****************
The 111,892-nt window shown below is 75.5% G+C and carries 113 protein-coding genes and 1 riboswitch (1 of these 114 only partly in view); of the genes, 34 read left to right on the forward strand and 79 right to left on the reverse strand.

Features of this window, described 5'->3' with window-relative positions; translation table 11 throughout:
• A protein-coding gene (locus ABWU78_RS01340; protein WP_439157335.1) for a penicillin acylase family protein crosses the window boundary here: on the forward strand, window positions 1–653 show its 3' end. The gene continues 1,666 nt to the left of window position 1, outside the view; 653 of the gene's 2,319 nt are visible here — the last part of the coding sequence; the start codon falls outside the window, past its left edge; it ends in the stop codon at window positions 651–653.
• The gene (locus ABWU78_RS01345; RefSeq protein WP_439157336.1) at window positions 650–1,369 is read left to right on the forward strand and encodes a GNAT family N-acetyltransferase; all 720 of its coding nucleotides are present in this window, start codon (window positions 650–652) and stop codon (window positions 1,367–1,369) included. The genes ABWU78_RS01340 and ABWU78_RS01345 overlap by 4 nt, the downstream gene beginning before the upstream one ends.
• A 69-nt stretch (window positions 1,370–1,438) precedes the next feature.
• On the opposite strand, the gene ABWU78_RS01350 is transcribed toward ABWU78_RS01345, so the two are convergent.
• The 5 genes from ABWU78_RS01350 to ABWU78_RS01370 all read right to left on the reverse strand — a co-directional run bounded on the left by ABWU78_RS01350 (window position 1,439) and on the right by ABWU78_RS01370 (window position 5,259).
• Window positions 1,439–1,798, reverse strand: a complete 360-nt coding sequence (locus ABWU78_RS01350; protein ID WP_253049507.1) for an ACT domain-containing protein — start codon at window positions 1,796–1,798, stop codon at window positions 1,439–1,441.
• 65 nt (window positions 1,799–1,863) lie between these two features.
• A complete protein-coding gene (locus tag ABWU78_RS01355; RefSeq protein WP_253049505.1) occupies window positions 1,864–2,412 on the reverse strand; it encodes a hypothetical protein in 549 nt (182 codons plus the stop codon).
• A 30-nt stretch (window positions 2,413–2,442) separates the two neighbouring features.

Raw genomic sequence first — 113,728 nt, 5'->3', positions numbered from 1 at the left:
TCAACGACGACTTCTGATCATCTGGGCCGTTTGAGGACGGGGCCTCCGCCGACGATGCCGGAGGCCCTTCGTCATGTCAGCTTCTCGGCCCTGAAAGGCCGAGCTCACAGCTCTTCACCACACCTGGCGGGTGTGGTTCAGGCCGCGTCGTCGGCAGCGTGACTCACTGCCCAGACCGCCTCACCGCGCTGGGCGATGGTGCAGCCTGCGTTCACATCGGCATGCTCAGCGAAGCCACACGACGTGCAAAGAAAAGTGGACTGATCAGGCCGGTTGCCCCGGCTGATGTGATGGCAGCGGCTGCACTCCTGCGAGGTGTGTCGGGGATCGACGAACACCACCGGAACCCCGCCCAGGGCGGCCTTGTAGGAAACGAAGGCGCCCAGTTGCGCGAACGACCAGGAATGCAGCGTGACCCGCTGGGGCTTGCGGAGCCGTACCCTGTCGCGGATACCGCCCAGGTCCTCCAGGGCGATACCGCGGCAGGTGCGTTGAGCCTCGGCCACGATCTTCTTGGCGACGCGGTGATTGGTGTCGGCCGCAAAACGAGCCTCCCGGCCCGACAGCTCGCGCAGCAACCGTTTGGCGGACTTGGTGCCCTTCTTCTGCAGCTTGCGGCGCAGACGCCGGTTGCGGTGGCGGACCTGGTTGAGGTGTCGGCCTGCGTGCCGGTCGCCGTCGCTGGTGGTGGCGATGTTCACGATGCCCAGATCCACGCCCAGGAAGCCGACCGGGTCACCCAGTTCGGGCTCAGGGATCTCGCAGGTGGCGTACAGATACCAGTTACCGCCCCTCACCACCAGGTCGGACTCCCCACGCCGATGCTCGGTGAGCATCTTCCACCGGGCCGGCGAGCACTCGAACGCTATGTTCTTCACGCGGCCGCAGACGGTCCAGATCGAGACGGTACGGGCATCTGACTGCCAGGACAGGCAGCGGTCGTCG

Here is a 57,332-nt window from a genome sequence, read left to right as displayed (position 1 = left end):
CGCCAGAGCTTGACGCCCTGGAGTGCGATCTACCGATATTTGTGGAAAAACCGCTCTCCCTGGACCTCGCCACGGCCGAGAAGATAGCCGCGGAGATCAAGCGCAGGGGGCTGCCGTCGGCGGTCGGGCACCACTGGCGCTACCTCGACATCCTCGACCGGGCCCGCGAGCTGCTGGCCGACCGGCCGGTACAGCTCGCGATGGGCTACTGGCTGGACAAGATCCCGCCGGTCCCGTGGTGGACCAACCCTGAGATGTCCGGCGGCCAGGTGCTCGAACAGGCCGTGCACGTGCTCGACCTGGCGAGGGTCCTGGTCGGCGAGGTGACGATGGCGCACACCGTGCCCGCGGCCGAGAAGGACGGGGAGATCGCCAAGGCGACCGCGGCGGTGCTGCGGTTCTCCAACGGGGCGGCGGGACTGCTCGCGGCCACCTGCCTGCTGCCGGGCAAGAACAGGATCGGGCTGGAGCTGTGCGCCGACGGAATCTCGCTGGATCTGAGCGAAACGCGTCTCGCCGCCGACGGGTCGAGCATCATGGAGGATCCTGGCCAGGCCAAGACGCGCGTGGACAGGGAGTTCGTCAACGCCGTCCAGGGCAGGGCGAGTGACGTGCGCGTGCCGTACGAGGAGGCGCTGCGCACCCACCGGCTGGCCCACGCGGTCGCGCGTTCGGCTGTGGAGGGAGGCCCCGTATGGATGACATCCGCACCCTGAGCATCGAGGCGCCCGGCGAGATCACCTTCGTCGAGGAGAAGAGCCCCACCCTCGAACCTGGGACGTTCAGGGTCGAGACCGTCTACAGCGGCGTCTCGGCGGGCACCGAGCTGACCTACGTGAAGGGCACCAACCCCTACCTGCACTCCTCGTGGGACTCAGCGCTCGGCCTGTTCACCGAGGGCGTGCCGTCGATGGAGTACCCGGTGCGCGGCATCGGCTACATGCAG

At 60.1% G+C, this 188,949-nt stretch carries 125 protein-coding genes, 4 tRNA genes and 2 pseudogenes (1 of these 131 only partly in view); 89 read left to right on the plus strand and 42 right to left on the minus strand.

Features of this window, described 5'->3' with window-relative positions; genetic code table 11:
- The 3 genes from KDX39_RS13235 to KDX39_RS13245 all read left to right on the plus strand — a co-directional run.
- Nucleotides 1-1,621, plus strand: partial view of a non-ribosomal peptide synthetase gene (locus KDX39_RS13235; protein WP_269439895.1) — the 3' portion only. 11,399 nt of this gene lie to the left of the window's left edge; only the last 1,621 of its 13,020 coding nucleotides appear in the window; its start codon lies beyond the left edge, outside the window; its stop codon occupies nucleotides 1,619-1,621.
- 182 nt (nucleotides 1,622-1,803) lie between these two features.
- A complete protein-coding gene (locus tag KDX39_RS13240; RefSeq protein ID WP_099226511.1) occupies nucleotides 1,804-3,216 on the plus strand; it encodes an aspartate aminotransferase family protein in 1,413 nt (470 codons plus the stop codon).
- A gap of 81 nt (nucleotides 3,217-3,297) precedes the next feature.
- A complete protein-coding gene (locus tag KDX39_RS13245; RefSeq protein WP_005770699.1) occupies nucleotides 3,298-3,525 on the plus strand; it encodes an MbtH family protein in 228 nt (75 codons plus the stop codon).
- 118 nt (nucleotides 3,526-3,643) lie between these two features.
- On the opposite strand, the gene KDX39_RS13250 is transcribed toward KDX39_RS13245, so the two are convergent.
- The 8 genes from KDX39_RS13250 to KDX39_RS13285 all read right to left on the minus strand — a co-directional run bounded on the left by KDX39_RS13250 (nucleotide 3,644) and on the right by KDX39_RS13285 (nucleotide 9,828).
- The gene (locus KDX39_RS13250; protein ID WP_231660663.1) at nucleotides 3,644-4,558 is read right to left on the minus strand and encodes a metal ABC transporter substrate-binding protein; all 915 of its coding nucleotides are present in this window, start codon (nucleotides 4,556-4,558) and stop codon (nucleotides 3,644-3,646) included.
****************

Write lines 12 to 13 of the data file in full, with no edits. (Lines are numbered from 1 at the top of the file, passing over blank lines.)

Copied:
Raw genomic sequence first — 113,728 nt, 5'->3', positions numbered from 1 at the left:
TCAACGACGACTTCTGATCATCTGGGCCGTTTGAGGACGGGGCCTCCGCCGACGATGCCGGAGGCCCTTCGTCATGTCAGCTTCTCGGCCCTGAAAGGCCGAGCTCACAGCTCTTCACCACACCTGGCGGGTGTGGTTCAGGCCGCGTCGTCGGCAGCGTGACTCACTGCCCAGACCGCCTCACCGCGCTGGGCGATGGTGCAGCCTGCGTTCACATCGGCATGCTCAGCGAAGCCACACGACGTGCAAAGAAAAGTGGACTGATCAGGCCGGTTGCCCCGGCTGATGTGATGGCAGCGGCTGCACTCCTGCGAGGTGTGTCGGGGATCGACGAACACCACCGGAACCCCGCCCAGGGCGGCCTTGTAGGAAACGAAGGCGCCCAGTTGCGCGAACGACCAGGAATGCAGCGTGACCCGCTGGGGCTTGCGGAGCCGTACCCTGTCGCGGATACCGCCCAGGTCCTCCAGGGCGATACCGCGGCAGGTGCGTTGAGCCTCGGCCACGATCTTCTTGGCGACGCGGTGATTGGTGTCGGCCGCAAAACGAGCCTCCCGGCCCGACAGCTCGCGCAGCAACCGTTTGGCGGACTTGGTGCCCTTCTTCTGCAGCTTGCGGCGCAGACGCCGGTTGCGGTGGCGGACCTGGTTGAGGTGTCGGCCTGCGTGCCGGTCGCCGTCGCTGGTGGTGGCGATGTTCACGATGCCCAGATCCACGCCCAGGAAGCCGACCGGGTCACCCAGTTCGGGCTCAGGGATCTCGCAGGTGGCGTACAGATACCAGTTACCGCCCCTCACCACCAGGTCGGACTCCCCACGCCGATGCTCGGTGAGCATCTTCCACCGGGCCGGCGAGCACTCGAACGCTATGTTCTTCACGCGGCCGCAGACGGTCCAGATCGAGACGGTACGGGCATCTGACTGCCAGGACAGGCAGCGGTCGTCG